Changes in Leave to Remove Law
Leave to remove caselaw took an unexpected turn when judgment was handed down in the case of Re K on 7th July.
Until then, the Case of Payne v Payne had ruled the roost for 10 years, establishing the precedent that a resident parent could remove the children to live in another country if she wished. Of all the factors involved in such decisions (including the loss of relationship with the father left behind) Payne held that the most important was that the mother would be upset if she didn’t get her way, and if she got upset, that would be bad news for the children. The judges in this recent case stated that the Payne precedent never did place the mother’s distress above all other considerations. However, those who have lost their children in the last 10 years through the application of Payne would beg to differ.
There has been a clamour for change to this plainly absurd application of the law, and on 7th July, Re K introduced a partial change. The principle now is that Payne was only ever meant to apply in cases where one parent was the undisputed resident parent. Where, however, a shared care arrangement is in place, the Payne principles do not apply, and if either parent seeks to remove the children to another country, it will now be decided simply on whether the move is beneficial to their welfare, making it more difficult now for one parent to move the children out of the UK if care is shared.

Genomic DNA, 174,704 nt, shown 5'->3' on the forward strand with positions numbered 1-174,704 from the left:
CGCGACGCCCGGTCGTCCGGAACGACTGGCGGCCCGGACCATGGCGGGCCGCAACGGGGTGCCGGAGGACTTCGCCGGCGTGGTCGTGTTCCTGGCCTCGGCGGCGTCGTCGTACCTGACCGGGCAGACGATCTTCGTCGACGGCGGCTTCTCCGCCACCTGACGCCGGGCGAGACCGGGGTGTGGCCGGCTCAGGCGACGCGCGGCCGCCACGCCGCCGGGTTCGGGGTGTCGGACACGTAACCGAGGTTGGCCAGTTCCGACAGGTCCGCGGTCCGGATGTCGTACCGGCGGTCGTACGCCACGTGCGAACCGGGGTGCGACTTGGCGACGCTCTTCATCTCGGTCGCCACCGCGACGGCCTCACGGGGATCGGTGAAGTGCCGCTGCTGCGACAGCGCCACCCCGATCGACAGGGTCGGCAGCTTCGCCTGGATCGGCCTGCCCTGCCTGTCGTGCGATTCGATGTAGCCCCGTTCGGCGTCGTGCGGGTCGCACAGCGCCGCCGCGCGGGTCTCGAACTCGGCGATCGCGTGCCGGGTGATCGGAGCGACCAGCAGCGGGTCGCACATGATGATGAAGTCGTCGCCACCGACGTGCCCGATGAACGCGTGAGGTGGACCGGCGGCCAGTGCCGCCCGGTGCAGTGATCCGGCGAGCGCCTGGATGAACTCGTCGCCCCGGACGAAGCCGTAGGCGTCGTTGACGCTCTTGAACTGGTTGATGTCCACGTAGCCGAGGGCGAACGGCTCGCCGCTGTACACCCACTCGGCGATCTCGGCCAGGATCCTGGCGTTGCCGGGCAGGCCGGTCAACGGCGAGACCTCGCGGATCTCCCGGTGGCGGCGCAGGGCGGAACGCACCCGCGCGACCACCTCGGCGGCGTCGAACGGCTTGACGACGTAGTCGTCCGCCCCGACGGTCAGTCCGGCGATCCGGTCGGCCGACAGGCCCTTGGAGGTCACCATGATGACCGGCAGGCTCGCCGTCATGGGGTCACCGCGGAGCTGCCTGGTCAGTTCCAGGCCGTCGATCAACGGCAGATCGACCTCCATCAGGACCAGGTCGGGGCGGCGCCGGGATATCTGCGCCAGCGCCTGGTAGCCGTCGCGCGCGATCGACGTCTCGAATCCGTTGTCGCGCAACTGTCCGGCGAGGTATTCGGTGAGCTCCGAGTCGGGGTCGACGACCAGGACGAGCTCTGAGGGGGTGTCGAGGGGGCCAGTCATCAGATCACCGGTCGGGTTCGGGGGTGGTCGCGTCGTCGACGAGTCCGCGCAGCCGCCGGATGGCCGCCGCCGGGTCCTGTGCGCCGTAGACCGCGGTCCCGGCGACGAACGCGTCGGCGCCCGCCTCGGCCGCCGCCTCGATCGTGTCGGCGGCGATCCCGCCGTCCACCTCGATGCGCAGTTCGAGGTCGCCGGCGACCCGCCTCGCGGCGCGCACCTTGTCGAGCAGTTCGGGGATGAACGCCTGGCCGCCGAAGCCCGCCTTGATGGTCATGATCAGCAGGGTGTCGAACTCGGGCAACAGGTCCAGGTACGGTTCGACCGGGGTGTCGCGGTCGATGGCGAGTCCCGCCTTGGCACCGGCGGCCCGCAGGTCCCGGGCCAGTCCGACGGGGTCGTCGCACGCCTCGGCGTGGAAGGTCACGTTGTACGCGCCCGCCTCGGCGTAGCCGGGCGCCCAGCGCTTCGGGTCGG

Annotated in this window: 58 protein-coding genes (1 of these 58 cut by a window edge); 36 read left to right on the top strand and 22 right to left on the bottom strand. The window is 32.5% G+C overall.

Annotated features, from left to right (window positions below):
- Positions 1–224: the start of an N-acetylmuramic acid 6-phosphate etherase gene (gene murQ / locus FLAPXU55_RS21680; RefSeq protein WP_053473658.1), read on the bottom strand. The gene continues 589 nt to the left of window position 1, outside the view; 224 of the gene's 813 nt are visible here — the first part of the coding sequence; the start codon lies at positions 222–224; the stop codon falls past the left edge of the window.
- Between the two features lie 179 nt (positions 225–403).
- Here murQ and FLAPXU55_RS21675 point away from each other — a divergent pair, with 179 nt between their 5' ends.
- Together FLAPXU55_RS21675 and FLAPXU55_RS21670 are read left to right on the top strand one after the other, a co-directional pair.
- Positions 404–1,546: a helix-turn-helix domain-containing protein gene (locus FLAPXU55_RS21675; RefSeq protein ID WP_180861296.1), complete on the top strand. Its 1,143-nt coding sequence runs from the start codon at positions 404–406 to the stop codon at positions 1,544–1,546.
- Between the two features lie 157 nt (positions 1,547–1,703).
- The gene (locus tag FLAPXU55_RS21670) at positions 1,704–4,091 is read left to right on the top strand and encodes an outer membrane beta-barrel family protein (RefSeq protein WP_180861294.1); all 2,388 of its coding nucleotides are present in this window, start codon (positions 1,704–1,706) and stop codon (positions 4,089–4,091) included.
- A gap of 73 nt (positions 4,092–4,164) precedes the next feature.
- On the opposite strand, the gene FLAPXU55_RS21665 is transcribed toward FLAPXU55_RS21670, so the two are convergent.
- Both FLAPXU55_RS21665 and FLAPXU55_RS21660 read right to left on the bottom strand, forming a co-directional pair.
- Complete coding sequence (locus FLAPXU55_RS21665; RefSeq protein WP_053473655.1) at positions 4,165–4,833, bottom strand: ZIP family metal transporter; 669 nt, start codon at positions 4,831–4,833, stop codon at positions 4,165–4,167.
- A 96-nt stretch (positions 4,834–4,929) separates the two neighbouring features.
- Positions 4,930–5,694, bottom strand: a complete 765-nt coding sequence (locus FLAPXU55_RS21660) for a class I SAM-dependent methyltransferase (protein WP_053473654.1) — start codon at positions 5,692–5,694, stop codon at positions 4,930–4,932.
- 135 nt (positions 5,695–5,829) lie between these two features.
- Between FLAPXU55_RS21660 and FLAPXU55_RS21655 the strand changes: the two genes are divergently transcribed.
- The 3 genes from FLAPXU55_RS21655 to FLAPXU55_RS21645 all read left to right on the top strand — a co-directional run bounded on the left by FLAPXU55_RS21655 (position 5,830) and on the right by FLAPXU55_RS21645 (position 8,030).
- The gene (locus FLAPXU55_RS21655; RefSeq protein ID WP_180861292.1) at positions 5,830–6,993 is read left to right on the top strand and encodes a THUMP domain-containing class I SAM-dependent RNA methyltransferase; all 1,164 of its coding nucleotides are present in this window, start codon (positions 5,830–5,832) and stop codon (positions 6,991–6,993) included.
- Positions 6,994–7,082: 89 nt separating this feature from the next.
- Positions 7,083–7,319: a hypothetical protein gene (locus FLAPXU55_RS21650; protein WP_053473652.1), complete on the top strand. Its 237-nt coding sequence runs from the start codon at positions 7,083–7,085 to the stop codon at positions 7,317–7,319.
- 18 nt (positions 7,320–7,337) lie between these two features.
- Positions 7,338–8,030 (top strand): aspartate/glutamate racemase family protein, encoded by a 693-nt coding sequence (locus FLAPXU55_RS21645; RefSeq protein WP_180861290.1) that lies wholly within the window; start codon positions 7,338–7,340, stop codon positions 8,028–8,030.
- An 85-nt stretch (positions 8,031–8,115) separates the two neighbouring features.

But what does shared care actually mean? The Re K judgment makes it clear that simply having a shared residence order is not enough. Neither is it necessary that time spent with each parent is equal . However, it is necessary that both parents are substantially involved in caring for the children, or the issue of residence is still in dispute, otherwise the Payne principles still apply, and the resident parent can remove them. In the Re K case the children spent approximately equal day-time hours with each parent, and of every 14 nights 9 were spent with mother and 5 with father. The court accepted that as shared care.
Re K does not go far enough. All relocation cases should be decided on the welfare principle alone. It is plainly wrong to make distress to the mother the most important aspect in the children’s welfare in any cases at all. Re K doesn’t fix the problem of Payne, but it’s a step in the right direction.